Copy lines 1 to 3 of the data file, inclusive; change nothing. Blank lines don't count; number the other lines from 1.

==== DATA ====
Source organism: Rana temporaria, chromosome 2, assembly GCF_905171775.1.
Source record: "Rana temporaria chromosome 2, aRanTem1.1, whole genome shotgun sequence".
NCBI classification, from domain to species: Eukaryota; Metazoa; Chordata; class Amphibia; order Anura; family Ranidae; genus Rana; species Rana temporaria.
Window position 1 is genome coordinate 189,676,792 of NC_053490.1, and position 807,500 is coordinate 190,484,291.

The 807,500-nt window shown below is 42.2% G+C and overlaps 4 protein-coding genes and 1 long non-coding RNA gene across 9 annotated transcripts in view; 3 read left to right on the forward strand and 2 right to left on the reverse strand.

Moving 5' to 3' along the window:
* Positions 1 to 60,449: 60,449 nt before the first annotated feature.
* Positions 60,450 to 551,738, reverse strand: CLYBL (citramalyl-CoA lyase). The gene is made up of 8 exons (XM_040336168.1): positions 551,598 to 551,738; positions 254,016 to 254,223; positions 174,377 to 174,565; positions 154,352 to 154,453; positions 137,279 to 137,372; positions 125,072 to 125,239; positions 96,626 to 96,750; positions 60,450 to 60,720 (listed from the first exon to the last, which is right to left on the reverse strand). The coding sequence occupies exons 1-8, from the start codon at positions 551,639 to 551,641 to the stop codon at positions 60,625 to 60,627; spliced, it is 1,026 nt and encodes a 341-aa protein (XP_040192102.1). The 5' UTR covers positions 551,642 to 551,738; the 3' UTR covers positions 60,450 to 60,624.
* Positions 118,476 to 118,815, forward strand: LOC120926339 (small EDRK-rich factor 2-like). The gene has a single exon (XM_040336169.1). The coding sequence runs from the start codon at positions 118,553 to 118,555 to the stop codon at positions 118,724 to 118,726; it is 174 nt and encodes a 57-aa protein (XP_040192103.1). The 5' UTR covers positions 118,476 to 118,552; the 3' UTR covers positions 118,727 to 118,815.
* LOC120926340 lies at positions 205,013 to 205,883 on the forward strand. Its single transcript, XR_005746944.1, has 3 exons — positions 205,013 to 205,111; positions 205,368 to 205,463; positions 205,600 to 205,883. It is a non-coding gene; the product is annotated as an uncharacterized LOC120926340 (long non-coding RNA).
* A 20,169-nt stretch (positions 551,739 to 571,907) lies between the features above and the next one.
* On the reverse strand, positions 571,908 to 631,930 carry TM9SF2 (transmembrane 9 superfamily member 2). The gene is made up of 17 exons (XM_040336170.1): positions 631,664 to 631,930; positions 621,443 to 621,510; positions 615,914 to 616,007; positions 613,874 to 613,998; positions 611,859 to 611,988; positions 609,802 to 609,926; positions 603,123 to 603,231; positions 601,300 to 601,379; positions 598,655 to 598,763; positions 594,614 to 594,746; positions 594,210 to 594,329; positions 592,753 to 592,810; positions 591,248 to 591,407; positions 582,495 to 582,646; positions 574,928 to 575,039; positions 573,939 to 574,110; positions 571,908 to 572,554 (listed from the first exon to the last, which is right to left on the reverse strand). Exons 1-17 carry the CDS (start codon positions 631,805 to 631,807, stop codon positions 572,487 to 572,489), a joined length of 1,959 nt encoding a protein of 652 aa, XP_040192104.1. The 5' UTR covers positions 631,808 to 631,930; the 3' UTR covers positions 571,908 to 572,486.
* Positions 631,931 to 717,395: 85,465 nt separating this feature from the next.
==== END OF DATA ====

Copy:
Source organism: Rana temporaria, chromosome 2, assembly GCF_905171775.1.
Source record: "Rana temporaria chromosome 2, aRanTem1.1, whole genome shotgun sequence".
NCBI classification, from domain to species: Eukaryota; Metazoa; Chordata; class Amphibia; order Anura; family Ranidae; genus Rana; species Rana temporaria.